“I don’t know why it’s so much easier to be a character than it is to be myself.” A middle schooler told me once, early in the rehearsal process for our winter play. “It’s easier to know how to be when it’s written out for you.” She decided.
I was (and still am) a lot like this kid. Uncertain about who I am, what I’m supposed to be doing, and anxious about it. Especially as a thirteen-year-old, I wanted a script for my life and a character list. I wanted to be told who I was going to be and who would be important for me to pay attention to.
I could never really imagine working with kids, much less teaching them. Especially not middle schoolers with their reputation for bad attitudes, raging hormones, and complex personal dramas. But after unexpectedly quitting my job last May, I found myself in a chilly air-conditioned room making the case that I could be good at teaching middle schoolers drama. I sat at a table with the principal, assistant principal, director of the drama program, and another person who wanted the job. I pitched myself as best I could, but with no real experience with kids of any age, no degree in teaching, or a Master’s in theatre, all things my fellow interviewee had, I was sure I hadn’t gotten the job. I rolled down the windows in my car, drove past the sparkling Willamette, and ate buttery croissants to try to feel better. As it turns out, they liked me for more than my resume. They especially liked how excited I got about doing a Disney musical and the questions I asked. I got the job.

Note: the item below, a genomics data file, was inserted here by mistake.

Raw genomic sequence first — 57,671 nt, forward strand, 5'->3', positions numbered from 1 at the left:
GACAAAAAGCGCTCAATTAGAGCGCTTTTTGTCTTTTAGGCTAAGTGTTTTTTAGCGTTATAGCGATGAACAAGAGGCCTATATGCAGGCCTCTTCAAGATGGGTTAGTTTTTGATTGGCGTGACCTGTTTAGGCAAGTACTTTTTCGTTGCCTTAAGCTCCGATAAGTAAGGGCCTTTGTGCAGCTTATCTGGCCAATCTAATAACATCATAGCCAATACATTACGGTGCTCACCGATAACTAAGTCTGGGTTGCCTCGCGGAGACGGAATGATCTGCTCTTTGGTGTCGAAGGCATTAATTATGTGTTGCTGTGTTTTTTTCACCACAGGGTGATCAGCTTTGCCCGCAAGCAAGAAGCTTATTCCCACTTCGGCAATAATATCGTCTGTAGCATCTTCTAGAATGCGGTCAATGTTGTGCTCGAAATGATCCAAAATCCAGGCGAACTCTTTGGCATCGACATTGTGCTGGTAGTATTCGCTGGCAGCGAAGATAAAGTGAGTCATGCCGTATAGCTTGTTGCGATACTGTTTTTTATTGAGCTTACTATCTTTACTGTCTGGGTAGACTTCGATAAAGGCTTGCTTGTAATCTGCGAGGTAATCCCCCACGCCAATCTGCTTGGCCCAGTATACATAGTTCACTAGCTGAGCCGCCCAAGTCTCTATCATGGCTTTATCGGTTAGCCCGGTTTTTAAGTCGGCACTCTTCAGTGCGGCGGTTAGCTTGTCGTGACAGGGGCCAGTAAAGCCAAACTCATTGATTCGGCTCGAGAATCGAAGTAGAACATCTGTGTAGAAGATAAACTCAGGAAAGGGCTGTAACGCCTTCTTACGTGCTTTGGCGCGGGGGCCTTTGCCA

As a kid, all the adults I knew were divided into two categories that sometimes overlapped: teachers and parents. Adults with other professions seemed far and few between, not to mention dull and cranky. I never saw myself as a teacher because everyone else was one. I wanted a different, more obviously exciting life for myself but I had no script for it might be.
“Sometimes it’s really hard to get up in front of people and say, “This is me.” The director gently told a kid who got particularly flustered after her audition for the fall play. After a full year of coming out to friends, family, and colleagues about being nonbinary over the last year, I could empathize. I had never been bullied in school or teased. I was quiet, had a few good friends, and was overlooked by the upper echelons of students. When it was my turn to stand in front of the kids and tell them who I was, I braced myself for the cruelty I had avoided back then. Surely I’d have to face it now, I figured. I half expected them to not listen to a thing I said after that, to make jokes, and maybe more realistically, that they’d tell their parents I’m trans and I’d get run out of town.